October to discuss their new data acquisitions, what we would like from
various archives, and the possibility of linking the indexes made from
data we acquired >from CAHJP to the records.

Please, do not ask me to send you copies of records >from the indexes.
All of us working on record acquisition and managing translation
projects as well as most of our translators are volunteers. We do not
have staff available to look for and send you records, and in some
cases, we are bound by agreements with some archives not to do so.

I hope to see many of you in Warsaw at the IAJGS conference.

Janette

--
Dr. Janette Silverman
JewishGen Ukraine-SIG Coordinator
ukrainesig.coordinator@...
http://www.jewishgen.org/Ukraine/default.asp
https://www.facebook.com/pages/Ukraine-SIG/180102942060505


Searching for one Isaac Zipperstein (married to Chantzia/Chassie) that arrived in the US on 30-May-1910 in Galveston, Texas #general

Avraham Y. Kahana
 

Hello all,

I have posted months (and years) ago about me searching for my
Zipperstein relatives that made to the US in the beginning of the
1900s. Fortunately JewishGen and the community made my efforts
successful, allowing me to find 2 of my great grandmother's siblings.
Today I am starting the quest for one of the other 2 remaining:
Yitzchak Zipperstein.

Below is the ship manifest one can find at Ancestry for him. The first
thing I did was writing the Texas Jewish Genealogical Society
inquiring about him.

What other leads should I try, given the data below is the only thing I have ?

Thanks in advance,
Avraham Y. Kahana
Israel

Manifest

Name: Isaak Ziperstein (wife Chassie? Channie? in Lipkany
Either headed to Davenport Iowa or Victor Colorado
Age on Arrival: 28
Birth Date: 1882
Birthplace: Lipkang, Russia, Russia
Gender: Male
Race: Hebrew
Port of Departure: Bremen, Germany
Arrival Date: 30 May 1910
Port of Arrival: Galveston, Texas, USA
Vessel: Franklin
Friend's Name: Colo Wheatland
Last Residence: Russia


JewishGen Discussion Group #JewishGen Searching for one Isaac Zipperstein (married to Chantzia/Chassie) that arrived in the US on 30-May-1910 in Galveston, Texas #general

Avraham Y. Kahana
 

Hello all,

I have posted months (and years) ago about me searching for my
Zipperstein relatives that made to the US in the beginning of the
1900s. Fortunately JewishGen and the community made my efforts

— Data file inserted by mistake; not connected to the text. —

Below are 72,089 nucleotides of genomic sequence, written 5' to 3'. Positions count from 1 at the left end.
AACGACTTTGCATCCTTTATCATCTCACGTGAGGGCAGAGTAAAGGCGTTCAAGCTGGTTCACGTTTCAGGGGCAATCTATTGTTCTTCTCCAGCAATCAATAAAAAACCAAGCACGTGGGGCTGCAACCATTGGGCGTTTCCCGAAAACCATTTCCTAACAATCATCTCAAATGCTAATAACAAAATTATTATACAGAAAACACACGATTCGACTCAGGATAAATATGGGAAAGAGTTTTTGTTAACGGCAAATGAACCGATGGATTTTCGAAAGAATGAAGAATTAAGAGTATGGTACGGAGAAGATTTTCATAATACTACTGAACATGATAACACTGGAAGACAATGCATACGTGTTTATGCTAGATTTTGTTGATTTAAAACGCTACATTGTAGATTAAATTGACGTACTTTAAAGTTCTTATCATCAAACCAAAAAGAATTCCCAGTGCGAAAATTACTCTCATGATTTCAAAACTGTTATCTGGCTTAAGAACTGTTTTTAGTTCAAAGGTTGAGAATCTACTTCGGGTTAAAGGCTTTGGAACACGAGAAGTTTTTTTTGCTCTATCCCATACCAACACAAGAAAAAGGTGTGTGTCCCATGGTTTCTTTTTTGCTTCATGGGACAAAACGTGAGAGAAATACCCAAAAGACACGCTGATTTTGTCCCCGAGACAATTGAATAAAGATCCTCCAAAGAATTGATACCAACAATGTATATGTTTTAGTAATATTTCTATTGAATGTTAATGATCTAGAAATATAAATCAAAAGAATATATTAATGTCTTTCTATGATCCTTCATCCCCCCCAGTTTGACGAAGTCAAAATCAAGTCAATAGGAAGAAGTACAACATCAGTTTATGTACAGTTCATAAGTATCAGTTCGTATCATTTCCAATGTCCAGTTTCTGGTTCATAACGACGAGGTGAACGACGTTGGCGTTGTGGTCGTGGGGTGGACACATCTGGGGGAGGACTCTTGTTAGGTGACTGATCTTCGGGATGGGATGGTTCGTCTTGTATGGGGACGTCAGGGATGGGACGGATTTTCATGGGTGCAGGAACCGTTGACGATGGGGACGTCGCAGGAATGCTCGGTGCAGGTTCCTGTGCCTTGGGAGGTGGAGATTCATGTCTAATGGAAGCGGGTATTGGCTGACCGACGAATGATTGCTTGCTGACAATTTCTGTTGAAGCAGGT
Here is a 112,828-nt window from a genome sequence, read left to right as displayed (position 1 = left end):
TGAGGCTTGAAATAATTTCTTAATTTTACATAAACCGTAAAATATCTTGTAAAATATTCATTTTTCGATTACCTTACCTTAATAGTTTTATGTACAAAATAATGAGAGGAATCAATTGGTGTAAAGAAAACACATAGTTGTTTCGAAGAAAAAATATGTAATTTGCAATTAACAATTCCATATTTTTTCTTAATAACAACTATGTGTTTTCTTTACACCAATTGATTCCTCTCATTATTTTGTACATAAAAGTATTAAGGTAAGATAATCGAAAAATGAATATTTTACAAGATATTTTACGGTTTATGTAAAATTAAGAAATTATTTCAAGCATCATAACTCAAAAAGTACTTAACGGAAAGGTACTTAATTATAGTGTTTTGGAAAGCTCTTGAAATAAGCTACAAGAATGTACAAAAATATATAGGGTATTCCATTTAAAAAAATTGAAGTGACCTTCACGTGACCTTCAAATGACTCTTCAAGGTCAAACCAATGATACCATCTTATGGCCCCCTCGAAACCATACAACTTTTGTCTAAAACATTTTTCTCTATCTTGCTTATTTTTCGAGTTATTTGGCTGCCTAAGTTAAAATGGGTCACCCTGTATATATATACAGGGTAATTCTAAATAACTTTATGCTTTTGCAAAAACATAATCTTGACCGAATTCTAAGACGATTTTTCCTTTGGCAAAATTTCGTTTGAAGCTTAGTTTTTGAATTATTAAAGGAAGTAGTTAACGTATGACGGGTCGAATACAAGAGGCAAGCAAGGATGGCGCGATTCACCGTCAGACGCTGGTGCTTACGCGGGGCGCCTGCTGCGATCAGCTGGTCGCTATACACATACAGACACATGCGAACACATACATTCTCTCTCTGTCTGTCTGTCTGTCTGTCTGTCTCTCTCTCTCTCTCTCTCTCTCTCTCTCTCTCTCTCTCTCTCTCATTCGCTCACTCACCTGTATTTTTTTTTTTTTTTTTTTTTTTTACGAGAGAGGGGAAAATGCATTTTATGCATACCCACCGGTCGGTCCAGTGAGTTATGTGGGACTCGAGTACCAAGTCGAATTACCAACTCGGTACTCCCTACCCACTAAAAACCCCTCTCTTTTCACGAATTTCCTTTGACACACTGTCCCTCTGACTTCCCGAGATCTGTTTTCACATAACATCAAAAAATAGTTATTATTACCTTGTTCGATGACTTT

successful, allowing me to find 2 of my great grandmother's siblings.
Today I am starting the quest for one of the other 2 remaining:
Yitzchak Zipperstein.

Below is the ship manifest one can find at Ancestry for him. The first
thing I did was writing the Texas Jewish Genealogical Society
inquiring about him.

What other leads should I try, given the data below is the only thing I have ?

Thanks in advance,
Avraham Y. Kahana
Israel

Manifest

Name: Isaak Ziperstein (wife Chassie? Channie? in Lipkany
Either headed to Davenport Iowa or Victor Colorado
Age on Arrival: 28
Birth Date: 1882
Birthplace: Lipkang, Russia, Russia
Gender: Male
Race: Hebrew
Port of Departure: Bremen, Germany
Arrival Date: 30 May 1910
Port of Arrival: Galveston, Texas, USA
Vessel: Franklin
Friend's Name: Colo Wheatland
Last Residence: Russia


(Belarus) Nazi Concentration Camp Maly Trostenets Memorial Opens #belarus

Jan Meisels Allen
 

One of Nazi concentration camps, almost forgotten, Maly Trostenets, also
known as Maly Troscianiec in Polish and Maly Trastsyanets in Belarusian,
about 12 kilometers south-east of Minsk, within the former Soviet Union was
virtually unknown during the Soviet era. It was originally set up in the
1940s by Nazi Germany to incarcerate Soviet prisoners of war. It was turned
into an extermination camp between July 1942 and October 1943. Between
Spring 1942-Summer 1944 200,000 people were murdered at the camp, making it
one of the largest extermination camps created by the Nazis. In 1943-1944
when the Red Army was approaching, the Nazis decided to destroy the evidence
and burned the bodies. Only 17 people survived. It is the fourth largest
Nazi extermination camp after Auschwitz, Majdanek and Treblinka. Jews from
Europe, mainly >from Belarus, Poland, Austria, and Czechoslovakia were the
largest group among the victims, including 22,000 German Jews and 30,000